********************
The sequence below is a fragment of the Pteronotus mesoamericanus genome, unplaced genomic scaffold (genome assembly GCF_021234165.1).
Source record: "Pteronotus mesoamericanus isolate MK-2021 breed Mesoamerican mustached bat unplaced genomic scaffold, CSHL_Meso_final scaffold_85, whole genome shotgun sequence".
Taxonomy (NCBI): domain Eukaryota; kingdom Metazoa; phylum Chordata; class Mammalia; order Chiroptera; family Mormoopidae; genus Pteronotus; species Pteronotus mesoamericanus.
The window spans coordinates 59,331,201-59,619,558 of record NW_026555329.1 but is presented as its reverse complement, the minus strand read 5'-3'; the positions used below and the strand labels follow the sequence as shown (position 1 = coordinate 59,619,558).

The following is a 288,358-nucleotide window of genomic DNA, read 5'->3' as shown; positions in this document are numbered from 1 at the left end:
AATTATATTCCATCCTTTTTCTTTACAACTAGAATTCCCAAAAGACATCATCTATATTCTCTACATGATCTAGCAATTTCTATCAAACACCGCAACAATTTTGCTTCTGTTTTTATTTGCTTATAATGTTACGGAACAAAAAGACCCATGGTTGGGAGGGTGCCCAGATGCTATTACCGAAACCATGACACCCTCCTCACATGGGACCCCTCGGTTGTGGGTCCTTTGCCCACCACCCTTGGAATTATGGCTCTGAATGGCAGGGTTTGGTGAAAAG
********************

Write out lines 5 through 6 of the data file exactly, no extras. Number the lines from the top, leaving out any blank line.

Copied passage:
The following is a 288,358-nucleotide window of genomic DNA, read 5'->3' as shown; positions in this document are numbered from 1 at the left end:
AATTATATTCCATCCTTTTTCTTTACAACTAGAATTCCCAAAAGACATCATCTATATTCTCTACATGATCTAGCAATTTCTATCAAACACCGCAACAATTTTGCTTCTGTTTTTATTTGCTTATAATGTTACGGAACAAAAAGACCCATGGTTGGGAGGGTGCCCAGATGCTATTACCGAAACCATGACACCCTCCTCACATGGGACCCCTCGGTTGTGGGTCCTTTGCCCACCACCCTTGGAATTATGGCTCTGAATGGCAGGGTTTGGTGAAAAG